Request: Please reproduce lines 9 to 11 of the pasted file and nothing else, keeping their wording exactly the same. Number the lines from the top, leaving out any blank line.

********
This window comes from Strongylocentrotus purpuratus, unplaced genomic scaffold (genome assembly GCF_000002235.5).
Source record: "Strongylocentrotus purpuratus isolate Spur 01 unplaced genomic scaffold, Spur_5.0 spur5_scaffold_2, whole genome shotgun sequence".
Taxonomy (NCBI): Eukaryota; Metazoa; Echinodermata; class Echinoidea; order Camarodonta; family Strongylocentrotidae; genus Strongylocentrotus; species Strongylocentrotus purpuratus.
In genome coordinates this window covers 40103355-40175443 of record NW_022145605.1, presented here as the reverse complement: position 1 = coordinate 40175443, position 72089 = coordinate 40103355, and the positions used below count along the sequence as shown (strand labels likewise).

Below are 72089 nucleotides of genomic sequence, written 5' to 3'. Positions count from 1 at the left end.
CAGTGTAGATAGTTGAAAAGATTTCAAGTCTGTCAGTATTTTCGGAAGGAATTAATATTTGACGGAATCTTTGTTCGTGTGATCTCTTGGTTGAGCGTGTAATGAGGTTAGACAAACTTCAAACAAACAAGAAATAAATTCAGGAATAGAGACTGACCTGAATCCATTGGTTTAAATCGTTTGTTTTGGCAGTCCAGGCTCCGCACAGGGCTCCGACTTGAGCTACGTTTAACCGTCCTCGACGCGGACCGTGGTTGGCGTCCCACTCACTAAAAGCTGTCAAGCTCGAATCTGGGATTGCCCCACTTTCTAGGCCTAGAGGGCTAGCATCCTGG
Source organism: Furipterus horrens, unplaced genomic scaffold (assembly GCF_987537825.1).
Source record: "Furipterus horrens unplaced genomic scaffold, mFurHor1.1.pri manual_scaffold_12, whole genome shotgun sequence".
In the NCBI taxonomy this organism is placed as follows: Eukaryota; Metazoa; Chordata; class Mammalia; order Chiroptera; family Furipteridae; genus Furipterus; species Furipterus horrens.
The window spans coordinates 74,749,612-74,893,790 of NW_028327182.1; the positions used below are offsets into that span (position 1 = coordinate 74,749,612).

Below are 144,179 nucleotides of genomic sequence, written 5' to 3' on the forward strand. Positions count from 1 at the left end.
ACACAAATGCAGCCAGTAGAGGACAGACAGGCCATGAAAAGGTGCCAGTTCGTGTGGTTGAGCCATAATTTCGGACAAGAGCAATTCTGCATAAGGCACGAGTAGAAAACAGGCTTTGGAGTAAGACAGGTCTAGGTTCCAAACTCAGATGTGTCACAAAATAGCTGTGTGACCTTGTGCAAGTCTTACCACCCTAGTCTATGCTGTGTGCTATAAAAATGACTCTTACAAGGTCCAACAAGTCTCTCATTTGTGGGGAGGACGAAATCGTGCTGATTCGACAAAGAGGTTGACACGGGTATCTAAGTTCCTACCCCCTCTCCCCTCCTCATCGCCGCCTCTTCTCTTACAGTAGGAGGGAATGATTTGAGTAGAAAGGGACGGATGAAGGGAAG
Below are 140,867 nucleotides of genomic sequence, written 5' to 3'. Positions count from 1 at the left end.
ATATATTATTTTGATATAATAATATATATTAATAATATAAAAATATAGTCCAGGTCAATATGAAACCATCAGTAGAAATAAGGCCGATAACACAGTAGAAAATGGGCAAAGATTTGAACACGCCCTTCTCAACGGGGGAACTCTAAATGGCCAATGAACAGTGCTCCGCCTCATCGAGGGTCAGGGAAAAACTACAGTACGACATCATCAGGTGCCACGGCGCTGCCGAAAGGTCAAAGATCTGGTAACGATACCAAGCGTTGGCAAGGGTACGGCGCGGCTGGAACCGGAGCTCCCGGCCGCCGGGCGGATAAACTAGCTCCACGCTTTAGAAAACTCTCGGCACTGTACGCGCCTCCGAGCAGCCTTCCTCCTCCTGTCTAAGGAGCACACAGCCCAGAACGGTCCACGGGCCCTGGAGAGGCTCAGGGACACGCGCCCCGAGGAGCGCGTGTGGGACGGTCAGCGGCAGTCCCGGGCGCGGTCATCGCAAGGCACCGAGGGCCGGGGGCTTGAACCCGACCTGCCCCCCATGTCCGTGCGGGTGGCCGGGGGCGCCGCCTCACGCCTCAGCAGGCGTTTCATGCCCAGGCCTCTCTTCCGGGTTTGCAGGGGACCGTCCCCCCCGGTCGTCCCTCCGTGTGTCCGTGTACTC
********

In the NCBI taxonomy this organism is placed as follows: Eukaryota; Metazoa; Chordata; class Mammalia; order Chiroptera; family Furipteridae; genus Furipterus; species Furipterus horrens.
The window spans coordinates 74,749,612-74,893,790 of NW_028327182.1; the positions used below are offsets into that span (position 1 = coordinate 74,749,612).

Below are 144,179 nucleotides of genomic sequence, written 5' to 3' on the forward strand. Positions count from 1 at the left end.